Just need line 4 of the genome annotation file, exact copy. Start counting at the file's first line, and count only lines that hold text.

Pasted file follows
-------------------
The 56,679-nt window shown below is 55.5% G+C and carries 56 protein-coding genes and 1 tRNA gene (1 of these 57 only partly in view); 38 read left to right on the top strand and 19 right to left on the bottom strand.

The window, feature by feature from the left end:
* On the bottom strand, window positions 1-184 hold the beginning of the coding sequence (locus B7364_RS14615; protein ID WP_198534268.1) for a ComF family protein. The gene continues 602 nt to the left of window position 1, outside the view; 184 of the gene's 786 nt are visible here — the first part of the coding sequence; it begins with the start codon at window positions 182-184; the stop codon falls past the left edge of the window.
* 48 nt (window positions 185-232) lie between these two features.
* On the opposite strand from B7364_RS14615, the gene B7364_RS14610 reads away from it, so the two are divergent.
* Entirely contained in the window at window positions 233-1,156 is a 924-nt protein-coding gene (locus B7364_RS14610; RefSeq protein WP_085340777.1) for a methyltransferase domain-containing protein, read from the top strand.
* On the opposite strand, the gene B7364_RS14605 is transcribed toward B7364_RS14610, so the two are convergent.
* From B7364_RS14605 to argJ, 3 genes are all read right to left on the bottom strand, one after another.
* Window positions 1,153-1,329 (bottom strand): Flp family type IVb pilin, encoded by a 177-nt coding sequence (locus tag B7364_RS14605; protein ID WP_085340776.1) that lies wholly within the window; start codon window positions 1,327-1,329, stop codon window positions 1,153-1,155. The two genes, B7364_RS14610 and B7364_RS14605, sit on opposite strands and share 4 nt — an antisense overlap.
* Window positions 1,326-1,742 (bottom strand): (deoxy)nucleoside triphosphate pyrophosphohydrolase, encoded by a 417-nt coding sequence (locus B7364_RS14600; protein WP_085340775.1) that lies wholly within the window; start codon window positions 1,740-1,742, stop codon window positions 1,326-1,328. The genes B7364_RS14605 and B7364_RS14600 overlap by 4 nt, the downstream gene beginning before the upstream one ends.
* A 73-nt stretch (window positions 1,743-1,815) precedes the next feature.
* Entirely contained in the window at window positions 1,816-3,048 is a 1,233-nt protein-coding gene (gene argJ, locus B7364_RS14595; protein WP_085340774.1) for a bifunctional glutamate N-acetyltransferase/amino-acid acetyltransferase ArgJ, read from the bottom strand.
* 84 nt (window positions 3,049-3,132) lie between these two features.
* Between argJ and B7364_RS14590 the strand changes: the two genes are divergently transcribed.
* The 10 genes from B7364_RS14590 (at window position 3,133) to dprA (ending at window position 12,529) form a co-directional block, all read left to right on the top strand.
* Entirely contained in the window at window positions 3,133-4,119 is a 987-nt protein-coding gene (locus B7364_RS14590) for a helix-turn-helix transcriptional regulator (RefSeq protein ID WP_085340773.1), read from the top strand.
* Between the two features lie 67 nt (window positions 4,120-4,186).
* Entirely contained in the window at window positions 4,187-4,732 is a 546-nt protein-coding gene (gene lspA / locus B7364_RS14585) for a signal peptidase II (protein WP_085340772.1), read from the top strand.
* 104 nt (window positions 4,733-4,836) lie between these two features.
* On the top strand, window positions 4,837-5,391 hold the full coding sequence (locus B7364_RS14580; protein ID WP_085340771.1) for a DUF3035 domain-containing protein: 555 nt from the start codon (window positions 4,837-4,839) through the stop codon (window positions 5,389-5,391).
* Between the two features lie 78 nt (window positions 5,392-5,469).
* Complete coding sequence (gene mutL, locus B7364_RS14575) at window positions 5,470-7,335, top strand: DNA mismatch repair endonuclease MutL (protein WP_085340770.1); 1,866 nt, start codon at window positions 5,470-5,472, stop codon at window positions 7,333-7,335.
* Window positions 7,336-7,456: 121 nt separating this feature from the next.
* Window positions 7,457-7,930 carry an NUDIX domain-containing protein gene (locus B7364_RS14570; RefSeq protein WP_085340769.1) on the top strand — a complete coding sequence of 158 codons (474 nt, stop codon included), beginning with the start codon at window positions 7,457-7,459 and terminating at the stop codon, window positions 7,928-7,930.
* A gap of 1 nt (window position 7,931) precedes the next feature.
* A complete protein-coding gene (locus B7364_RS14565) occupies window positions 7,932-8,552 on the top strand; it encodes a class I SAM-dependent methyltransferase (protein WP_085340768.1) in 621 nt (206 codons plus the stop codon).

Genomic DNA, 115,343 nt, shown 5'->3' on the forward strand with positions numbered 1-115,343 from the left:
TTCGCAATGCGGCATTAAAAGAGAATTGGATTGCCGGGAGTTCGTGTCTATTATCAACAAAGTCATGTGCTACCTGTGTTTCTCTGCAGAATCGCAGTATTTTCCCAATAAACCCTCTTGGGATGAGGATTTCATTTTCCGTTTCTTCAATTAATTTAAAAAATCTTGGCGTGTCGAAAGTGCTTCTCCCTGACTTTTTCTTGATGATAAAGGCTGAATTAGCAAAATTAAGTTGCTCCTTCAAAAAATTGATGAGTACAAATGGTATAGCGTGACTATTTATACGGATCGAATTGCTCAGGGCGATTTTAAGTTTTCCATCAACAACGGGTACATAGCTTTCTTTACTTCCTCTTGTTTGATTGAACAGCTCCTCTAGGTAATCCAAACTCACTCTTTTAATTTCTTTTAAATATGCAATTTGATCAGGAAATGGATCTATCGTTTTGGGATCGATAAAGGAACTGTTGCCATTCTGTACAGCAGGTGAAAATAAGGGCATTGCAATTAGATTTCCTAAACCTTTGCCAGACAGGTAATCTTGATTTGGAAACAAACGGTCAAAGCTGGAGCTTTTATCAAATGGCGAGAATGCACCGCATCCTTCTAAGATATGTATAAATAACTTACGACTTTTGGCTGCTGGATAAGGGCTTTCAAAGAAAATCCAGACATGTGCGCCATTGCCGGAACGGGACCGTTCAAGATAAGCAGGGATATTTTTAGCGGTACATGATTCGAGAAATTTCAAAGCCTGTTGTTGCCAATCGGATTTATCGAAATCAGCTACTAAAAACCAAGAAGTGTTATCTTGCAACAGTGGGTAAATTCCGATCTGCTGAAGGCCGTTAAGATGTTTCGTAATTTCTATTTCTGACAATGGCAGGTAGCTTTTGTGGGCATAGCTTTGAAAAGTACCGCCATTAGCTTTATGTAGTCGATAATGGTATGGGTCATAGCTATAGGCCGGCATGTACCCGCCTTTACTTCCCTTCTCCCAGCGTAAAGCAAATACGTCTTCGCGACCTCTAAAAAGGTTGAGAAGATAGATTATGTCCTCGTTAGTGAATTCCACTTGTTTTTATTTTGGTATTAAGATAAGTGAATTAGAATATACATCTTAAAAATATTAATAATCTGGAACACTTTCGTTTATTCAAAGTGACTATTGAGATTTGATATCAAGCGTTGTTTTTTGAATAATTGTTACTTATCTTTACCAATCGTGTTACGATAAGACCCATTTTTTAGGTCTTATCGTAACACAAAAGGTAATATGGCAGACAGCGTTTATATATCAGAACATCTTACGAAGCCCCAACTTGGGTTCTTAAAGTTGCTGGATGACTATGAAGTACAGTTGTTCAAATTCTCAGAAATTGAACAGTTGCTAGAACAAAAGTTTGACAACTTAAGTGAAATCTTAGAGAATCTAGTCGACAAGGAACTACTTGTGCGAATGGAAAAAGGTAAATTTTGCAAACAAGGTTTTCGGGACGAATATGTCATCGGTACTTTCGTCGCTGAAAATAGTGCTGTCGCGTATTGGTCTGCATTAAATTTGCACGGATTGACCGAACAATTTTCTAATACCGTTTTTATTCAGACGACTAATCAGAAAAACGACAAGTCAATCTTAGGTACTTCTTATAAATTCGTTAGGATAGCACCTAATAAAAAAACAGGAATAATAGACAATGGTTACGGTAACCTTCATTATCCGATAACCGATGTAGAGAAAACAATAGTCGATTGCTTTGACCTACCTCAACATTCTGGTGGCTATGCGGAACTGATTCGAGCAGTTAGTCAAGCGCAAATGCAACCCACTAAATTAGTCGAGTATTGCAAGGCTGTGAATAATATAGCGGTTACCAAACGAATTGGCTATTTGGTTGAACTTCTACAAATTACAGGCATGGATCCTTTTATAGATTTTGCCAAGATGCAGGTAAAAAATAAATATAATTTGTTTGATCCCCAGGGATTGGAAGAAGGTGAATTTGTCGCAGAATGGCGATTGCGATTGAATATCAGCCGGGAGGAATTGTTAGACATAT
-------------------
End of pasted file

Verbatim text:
* 48 nt (window positions 185-232) lie between these two features.